Giant software reseller Software Spectrum established its Asia-Pacific operation in Australia in April 1996 with the acquisition of the Essentially Solutions Group. The then Essentially Solutions managing director David Colvin became managing director of the new Australian subsidiary and is now managing director of Software Spectrum Asia-Pacific. The desktop software specialist is now looking to the channel to expand its operations further by partnering and acquisition. It reflects a trend in the channel of strategic partnerships, not only with selected vendors and distributors, but also with other independent specialist resellers. Colvin spoke with ARN's Tom Allen about the current and future plans for Australia's biggest software reseller.
ARN: Can you briefly describe the structure of Software Spectrum?
Colvin: Sydney is the operations centre for the Asia-Pacific (excluding Japan where Software Spectrum is represented by joint venture Uchida Spectrum).
The centre includes a multilingual, multi-currency facility providing customer support and service right across the Asia-Pacific region, as well as general administration and financial control functions.
Because all three global centres are linked, Software Spectrum can manage a customer's software asset on a global basis, we know what they have purchased and how much they have paid. They can be managed irrespective of where they are in the world through these operations centres.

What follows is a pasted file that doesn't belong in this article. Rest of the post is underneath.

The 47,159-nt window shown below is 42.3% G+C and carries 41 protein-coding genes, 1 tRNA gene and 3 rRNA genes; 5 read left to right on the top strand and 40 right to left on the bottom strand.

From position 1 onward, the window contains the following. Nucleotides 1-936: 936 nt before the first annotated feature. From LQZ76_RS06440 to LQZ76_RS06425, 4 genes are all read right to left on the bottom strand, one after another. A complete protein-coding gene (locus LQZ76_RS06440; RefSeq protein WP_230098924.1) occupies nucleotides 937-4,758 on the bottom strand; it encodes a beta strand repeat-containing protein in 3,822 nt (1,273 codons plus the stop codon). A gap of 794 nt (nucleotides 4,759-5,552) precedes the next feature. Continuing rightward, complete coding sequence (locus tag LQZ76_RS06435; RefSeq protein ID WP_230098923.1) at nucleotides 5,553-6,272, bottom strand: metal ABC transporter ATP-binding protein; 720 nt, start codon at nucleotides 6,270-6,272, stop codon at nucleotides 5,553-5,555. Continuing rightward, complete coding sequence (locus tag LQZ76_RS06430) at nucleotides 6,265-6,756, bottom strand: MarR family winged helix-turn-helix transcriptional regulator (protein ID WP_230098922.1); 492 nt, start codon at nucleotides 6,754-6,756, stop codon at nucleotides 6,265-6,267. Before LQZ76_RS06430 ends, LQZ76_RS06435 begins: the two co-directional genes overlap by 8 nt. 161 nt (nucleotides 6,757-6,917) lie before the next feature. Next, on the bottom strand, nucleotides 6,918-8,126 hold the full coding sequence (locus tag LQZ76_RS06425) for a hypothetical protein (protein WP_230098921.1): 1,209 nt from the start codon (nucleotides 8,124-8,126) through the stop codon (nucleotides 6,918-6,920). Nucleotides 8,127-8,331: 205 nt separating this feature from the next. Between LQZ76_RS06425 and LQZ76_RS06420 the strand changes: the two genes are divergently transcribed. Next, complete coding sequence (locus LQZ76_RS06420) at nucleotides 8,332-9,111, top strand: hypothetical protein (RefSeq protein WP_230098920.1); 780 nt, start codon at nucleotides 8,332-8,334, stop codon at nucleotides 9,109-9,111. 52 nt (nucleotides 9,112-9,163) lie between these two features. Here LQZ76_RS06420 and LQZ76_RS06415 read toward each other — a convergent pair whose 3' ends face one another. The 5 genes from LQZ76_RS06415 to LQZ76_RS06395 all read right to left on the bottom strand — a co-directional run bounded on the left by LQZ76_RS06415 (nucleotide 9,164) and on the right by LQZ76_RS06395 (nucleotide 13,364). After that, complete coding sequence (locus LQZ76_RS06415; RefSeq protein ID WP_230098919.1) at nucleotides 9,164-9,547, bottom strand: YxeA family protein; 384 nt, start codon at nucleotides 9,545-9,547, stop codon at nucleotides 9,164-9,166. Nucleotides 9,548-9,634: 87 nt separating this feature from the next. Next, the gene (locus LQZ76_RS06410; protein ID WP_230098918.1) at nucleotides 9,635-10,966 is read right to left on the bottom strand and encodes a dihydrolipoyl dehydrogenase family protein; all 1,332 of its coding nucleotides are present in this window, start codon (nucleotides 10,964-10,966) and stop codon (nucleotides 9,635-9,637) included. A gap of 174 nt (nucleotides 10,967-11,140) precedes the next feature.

What are the main areas of business?
There are three core areas of business. They are software asset management and procurement, consulting services, and the technology support centre. We do a lot of application development around the needs of customers to achieve customised solutions, such as packages on the Domino platform, but Software Spectrum is not a software package developer. We are working with a number of IBM business partners - and we are looking for more - that have specific packages with which we can jointly go to market and implement applications into a customer site. Similarly, there are more applications being developed on Microsoft Outlook. Outlook, as a platform, is now becoming more recognised, and we're finding a lot more opportunities in it for us and other Microsoft solution providers to develop applications.
Is software asset management code for high-end sales?
Software asset management and procurement is a sales service, which is mostly transacted through software licensing agreements, and we have a great degree of expertise and systems to ensure customers have the most effective way to purchase and manage their software. Typical of the vendors are Microsoft, IBM and Lotus and other second and third-tier software vendors. We are one of a few select organisations to have a global alliance with IBM, which translates to an Asia-Pacific alliance, which enables us to work very closely with them on flexible licensing contracts. We are also currently Microsoft's largest reseller worldwide, with a strong local relationship in Australia and the region.
How important is consulting services to Software Spectrum?